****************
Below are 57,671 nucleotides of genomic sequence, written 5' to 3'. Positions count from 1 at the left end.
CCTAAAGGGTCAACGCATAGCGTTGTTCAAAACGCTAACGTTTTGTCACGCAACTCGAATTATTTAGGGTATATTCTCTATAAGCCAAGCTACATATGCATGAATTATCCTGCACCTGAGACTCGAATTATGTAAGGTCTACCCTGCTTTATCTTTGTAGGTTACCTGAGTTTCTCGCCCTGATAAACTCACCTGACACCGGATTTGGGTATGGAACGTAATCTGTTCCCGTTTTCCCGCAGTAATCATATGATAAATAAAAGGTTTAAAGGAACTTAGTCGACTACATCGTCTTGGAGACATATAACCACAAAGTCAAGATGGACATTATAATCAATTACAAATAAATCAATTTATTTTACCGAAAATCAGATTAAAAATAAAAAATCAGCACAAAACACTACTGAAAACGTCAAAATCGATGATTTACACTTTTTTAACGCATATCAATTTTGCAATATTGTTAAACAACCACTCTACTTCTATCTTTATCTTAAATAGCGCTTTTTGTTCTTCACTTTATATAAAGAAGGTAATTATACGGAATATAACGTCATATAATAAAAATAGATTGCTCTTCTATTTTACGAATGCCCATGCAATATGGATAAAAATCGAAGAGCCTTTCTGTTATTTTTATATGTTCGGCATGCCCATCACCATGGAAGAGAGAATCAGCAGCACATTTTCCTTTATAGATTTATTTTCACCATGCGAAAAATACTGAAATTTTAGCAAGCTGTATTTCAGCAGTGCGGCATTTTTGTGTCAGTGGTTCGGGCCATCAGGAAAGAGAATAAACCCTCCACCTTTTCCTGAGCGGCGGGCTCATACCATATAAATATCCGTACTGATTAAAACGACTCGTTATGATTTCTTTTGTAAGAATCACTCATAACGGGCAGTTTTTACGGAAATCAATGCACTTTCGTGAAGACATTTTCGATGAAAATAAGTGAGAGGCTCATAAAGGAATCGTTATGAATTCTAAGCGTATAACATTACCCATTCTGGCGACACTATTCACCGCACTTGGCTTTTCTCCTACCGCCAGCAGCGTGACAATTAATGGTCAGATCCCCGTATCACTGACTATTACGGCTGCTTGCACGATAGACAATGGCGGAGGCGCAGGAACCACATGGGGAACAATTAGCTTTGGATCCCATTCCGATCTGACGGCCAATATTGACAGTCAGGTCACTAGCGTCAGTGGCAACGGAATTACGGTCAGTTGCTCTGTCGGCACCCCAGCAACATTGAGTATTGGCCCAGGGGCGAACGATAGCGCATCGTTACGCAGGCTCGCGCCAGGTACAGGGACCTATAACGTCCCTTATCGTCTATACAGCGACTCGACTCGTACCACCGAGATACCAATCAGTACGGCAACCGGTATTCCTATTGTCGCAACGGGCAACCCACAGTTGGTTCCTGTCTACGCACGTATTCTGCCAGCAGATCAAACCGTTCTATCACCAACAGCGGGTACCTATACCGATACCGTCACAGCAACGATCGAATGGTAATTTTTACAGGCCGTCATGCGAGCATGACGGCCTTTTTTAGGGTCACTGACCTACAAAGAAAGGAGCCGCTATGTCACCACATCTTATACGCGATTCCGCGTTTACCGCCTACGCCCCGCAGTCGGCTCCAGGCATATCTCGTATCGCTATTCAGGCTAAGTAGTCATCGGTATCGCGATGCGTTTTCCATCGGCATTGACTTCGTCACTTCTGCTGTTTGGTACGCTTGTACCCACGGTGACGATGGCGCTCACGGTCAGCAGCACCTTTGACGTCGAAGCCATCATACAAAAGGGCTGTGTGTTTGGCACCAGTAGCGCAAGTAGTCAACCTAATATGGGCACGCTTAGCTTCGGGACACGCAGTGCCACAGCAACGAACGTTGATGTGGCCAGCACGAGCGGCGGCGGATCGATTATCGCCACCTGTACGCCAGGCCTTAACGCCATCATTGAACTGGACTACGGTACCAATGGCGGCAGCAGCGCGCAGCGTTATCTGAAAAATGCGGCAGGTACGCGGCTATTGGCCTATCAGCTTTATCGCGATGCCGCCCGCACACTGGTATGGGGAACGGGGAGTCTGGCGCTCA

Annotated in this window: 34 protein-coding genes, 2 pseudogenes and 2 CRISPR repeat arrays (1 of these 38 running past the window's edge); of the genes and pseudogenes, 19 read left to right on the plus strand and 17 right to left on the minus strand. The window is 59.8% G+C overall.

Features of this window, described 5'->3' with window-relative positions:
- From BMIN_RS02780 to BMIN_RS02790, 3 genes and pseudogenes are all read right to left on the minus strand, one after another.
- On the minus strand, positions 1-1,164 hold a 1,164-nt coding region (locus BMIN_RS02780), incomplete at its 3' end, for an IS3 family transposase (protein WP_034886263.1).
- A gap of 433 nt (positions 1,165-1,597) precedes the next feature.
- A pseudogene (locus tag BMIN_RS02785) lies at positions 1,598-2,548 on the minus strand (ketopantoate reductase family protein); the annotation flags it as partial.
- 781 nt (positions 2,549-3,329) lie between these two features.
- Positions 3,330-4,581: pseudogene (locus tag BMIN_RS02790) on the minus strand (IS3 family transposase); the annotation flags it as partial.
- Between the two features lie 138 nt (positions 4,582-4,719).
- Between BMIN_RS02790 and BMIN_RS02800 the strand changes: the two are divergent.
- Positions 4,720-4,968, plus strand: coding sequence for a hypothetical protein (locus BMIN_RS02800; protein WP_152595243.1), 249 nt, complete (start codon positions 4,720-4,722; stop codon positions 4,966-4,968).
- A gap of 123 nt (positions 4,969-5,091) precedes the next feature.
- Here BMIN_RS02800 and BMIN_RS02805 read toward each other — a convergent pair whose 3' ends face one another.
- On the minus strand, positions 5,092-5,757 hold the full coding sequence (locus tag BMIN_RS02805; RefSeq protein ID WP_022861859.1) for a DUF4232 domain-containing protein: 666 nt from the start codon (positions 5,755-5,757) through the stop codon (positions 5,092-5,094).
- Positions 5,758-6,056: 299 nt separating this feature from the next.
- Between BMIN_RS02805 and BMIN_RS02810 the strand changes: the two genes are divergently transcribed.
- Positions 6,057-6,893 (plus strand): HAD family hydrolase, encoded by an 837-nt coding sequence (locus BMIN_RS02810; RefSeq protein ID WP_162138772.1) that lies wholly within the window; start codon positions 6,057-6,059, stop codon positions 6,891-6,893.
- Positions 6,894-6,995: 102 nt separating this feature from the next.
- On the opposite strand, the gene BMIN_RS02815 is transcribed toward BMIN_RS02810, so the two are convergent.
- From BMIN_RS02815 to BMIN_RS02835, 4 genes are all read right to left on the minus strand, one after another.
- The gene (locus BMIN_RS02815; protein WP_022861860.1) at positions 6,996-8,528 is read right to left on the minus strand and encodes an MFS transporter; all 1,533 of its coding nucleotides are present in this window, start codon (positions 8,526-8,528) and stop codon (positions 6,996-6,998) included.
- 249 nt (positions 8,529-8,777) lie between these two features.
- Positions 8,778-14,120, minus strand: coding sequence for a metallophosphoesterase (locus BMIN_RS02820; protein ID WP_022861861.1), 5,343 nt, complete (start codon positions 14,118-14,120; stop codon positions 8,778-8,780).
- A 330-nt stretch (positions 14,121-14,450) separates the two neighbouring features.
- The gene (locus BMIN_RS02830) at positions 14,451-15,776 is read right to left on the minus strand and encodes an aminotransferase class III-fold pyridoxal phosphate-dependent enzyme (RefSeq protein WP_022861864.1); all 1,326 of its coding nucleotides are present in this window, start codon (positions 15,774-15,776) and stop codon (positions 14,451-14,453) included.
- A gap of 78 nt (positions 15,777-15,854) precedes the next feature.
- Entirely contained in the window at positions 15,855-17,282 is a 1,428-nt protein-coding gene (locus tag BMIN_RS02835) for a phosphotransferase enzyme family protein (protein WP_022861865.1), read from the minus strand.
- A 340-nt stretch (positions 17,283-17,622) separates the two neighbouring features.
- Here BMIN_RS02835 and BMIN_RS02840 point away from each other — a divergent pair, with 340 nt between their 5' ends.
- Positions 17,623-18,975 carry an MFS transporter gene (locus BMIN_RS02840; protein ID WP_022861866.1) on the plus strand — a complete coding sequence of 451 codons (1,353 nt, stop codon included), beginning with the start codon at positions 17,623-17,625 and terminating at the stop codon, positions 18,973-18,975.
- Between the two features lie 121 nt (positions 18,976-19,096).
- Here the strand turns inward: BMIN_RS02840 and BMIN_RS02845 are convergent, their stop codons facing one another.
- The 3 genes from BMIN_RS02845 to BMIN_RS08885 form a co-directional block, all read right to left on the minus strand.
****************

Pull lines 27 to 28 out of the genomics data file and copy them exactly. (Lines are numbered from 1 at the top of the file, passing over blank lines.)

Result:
- The gene (locus BMIN_RS02830) at positions 14,451-15,776 is read right to left on the minus strand and encodes an aminotransferase class III-fold pyridoxal phosphate-dependent enzyme (RefSeq protein WP_022861864.1); all 1,326 of its coding nucleotides are present in this window, start codon (positions 15,774-15,776) and stop codon (positions 14,451-14,453) included.
- A gap of 78 nt (positions 15,777-15,854) precedes the next feature.